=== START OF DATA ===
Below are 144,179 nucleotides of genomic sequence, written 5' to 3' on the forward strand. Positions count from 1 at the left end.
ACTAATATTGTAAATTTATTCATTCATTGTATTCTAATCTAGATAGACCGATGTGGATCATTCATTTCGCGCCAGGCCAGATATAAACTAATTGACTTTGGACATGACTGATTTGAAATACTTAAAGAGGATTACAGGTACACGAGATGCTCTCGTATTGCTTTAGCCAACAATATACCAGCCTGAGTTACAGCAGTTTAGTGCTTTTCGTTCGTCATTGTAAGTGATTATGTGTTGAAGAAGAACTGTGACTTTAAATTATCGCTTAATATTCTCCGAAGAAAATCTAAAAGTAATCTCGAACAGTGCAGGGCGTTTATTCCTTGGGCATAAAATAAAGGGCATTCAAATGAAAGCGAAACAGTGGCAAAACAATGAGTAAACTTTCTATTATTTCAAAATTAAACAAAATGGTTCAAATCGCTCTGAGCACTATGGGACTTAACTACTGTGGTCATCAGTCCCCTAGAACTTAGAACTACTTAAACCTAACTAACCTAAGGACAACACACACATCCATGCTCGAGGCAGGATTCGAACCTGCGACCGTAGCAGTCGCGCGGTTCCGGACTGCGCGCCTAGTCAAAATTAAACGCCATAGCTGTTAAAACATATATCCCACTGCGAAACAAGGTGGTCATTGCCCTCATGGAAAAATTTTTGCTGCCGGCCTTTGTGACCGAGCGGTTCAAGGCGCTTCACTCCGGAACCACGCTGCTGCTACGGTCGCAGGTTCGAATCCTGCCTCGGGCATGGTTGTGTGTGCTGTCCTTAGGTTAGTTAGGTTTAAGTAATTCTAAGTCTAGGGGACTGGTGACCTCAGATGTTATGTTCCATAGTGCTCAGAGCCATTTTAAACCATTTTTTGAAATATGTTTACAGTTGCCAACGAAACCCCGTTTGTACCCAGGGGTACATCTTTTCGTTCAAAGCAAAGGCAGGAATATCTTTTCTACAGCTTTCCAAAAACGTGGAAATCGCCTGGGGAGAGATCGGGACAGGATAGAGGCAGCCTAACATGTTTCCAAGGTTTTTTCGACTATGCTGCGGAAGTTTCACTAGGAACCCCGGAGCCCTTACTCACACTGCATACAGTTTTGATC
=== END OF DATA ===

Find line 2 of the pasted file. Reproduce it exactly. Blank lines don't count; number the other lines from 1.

ACTAATATTGTAAATTTATTCATTCATTGTATTCTAATCTAGATAGACCGATGTGGATCATTCATTTCGCGCCAGGCCAGATATAAACTAATTGACTTTGGACATGACTGATTTGAAATACTTAAAGAGGATTACAGGTACACGAGATGCTCTCGTATTGCTTTAGCCAACAATATACCAGCCTGAGTTACAGCAGTTTAGTGCTTTTCGTTCGTCATTGTAAGTGATTATGTGTTGAAGAAGAACTGTGACTTTAAATTATCGCTTAATATTCTCCGAAGAAAATCTAAAAGTAATCTCGAACAGTGCAGGGCGTTTATTCCTTGGGCATAAAATAAAGGGCATTCAAATGAAAGCGAAACAGTGGCAAAACAATGAGTAAACTTTCTATTATTTCAAAATTAAACAAAATGGTTCAAATCGCTCTGAGCACTATGGGACTTAACTACTGTGGTCATCAGTCCCCTAGAACTTAGAACTACTTAAACCTAACTAACCTAAGGACAACACACACATCCATGCTCGAGGCAGGATTCGAACCTGCGACCGTAGCAGTCGCGCGGTTCCGGACTGCGCGCCTAGTCAAAATTAAACGCCATAGCTGTTAAAACATATATCCCACTGCGAAACAAGGTGGTCATTGCCCTCATGGAAAAATTTTTGCTGCCGGCCTTTGTGACCGAGCGGTTCAAGGCGCTTCACTCCGGAACCACGCTGCTGCTACGGTCGCAGGTTCGAATCCTGCCTCGGGCATGGTTGTGTGTGCTGTCCTTAGGTTAGTTAGGTTTAAGTAATTCTAAGTCTAGGGGACTGGTGACCTCAGATGTTATGTTCCATAGTGCTCAGAGCCATTTTAAACCATTTTTTGAAATATGTTTACAGTTGCCAACGAAACCCCGTTTGTACCCAGGGGTACATCTTTTCGTTCAAAGCAAAGGCAGGAATATCTTTTCTACAGCTTTCCAAAAACGTGGAAATCGCCTGGGGAGAGATCGGGACAGGATAGAGGCAGCCTAACATGTTTCCAAGGTTTTTTCGACTATGCTGCGGAAGTTTCACTAGGAACCCCGGAGCCCTTACTCACACTGCATACAGTTTTGATC